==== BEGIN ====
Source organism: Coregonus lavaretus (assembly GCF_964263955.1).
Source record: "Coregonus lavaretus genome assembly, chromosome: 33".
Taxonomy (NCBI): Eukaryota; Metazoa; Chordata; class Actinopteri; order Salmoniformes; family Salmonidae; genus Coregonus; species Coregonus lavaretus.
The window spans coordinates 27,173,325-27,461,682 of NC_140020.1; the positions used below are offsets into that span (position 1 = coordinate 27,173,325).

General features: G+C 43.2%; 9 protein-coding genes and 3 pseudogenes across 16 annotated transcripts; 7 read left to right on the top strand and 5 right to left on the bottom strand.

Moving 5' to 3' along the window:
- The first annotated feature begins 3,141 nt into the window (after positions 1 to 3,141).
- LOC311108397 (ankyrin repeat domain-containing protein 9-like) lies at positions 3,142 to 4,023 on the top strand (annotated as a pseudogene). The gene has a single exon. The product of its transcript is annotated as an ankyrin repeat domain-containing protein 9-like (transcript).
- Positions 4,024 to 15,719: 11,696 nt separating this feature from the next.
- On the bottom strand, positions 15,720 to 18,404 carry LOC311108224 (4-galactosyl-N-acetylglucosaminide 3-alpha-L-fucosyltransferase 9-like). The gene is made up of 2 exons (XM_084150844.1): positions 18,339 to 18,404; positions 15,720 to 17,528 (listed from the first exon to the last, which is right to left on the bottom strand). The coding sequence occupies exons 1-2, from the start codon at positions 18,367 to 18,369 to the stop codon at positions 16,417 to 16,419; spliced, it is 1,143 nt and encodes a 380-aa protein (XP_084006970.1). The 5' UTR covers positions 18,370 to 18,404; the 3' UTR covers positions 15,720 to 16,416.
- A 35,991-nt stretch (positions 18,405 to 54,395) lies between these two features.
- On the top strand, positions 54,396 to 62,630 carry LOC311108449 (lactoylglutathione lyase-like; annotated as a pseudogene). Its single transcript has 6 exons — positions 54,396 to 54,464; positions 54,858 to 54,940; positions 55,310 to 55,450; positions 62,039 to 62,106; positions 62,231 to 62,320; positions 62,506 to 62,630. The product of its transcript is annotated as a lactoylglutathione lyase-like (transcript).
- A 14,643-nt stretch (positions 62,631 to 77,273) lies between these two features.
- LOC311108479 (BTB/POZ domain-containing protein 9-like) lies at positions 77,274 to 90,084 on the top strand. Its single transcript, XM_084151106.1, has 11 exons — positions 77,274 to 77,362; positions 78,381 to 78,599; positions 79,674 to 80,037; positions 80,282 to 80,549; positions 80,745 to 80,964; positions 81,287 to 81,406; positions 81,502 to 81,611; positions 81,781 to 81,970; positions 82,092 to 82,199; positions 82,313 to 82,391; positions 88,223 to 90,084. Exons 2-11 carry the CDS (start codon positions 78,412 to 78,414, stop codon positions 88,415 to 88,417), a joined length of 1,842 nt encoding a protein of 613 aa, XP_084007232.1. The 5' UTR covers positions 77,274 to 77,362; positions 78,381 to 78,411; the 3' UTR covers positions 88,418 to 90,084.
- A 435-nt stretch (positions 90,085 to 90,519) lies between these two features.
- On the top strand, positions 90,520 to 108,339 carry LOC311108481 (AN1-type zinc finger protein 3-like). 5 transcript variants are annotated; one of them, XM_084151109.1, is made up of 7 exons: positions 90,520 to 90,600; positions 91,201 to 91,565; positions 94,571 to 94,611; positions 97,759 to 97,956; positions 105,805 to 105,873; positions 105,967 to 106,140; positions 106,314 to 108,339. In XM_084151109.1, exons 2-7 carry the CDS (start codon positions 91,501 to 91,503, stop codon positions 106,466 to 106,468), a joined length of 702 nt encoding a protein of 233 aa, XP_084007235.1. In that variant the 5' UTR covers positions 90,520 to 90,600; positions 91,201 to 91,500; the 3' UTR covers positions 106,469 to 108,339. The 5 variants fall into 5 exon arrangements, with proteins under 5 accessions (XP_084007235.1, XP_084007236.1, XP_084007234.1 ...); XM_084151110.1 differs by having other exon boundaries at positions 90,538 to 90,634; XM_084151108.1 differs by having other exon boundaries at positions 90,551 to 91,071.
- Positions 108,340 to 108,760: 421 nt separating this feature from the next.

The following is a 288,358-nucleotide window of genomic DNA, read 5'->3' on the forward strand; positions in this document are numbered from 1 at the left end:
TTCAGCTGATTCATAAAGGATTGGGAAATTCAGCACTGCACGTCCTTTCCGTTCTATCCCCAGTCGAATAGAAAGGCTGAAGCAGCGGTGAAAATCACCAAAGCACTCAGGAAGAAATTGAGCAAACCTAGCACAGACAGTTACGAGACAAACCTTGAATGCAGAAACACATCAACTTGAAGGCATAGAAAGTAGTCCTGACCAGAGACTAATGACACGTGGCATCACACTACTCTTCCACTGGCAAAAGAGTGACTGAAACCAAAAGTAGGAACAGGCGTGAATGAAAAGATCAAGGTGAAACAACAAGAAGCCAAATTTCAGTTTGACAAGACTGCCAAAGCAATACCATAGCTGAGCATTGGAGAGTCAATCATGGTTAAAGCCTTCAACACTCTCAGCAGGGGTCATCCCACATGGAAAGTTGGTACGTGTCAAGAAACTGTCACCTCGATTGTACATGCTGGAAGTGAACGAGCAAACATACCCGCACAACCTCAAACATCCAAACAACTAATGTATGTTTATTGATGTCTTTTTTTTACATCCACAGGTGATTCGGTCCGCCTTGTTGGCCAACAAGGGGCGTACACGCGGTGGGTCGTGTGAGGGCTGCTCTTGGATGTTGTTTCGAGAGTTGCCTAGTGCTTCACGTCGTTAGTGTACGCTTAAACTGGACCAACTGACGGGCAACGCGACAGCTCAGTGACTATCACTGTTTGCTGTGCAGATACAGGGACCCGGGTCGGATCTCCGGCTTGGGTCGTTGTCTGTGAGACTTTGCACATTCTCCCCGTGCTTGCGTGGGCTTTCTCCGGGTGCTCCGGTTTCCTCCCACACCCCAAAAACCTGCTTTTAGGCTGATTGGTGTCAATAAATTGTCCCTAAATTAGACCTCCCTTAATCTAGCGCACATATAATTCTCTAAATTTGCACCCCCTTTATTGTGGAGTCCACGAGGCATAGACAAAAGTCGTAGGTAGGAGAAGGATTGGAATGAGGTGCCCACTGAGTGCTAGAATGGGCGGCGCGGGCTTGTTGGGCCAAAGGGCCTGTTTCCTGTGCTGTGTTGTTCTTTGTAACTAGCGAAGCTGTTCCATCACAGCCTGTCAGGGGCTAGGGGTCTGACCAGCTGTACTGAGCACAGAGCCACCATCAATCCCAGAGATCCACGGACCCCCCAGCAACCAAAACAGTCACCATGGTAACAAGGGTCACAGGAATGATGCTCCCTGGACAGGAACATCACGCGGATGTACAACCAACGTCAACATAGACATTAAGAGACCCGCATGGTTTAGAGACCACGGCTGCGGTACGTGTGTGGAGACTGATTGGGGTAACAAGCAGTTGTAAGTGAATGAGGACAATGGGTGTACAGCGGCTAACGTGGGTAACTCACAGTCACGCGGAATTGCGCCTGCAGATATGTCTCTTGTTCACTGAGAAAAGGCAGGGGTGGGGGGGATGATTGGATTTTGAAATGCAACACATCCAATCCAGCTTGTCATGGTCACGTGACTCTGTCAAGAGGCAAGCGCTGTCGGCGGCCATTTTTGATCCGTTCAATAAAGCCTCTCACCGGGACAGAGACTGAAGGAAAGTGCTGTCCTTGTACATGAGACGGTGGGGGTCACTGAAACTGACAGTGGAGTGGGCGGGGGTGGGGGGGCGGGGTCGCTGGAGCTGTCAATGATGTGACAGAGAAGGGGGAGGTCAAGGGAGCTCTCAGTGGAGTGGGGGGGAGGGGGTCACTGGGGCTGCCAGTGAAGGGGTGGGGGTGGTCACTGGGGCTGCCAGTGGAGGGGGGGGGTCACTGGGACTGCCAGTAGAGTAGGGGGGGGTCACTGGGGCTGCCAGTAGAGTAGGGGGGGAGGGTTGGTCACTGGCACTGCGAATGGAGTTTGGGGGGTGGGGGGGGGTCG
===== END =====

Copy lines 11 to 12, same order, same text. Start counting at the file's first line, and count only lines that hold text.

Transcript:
- A 35,991-nt stretch (positions 18,405 to 54,395) lies between these two features.
- On the top strand, positions 54,396 to 62,630 carry LOC311108449 (lactoylglutathione lyase-like; annotated as a pseudogene). Its single transcript has 6 exons — positions 54,396 to 54,464; positions 54,858 to 54,940; positions 55,310 to 55,450; positions 62,039 to 62,106; positions 62,231 to 62,320; positions 62,506 to 62,630. The product of its transcript is annotated as a lactoylglutathione lyase-like (transcript).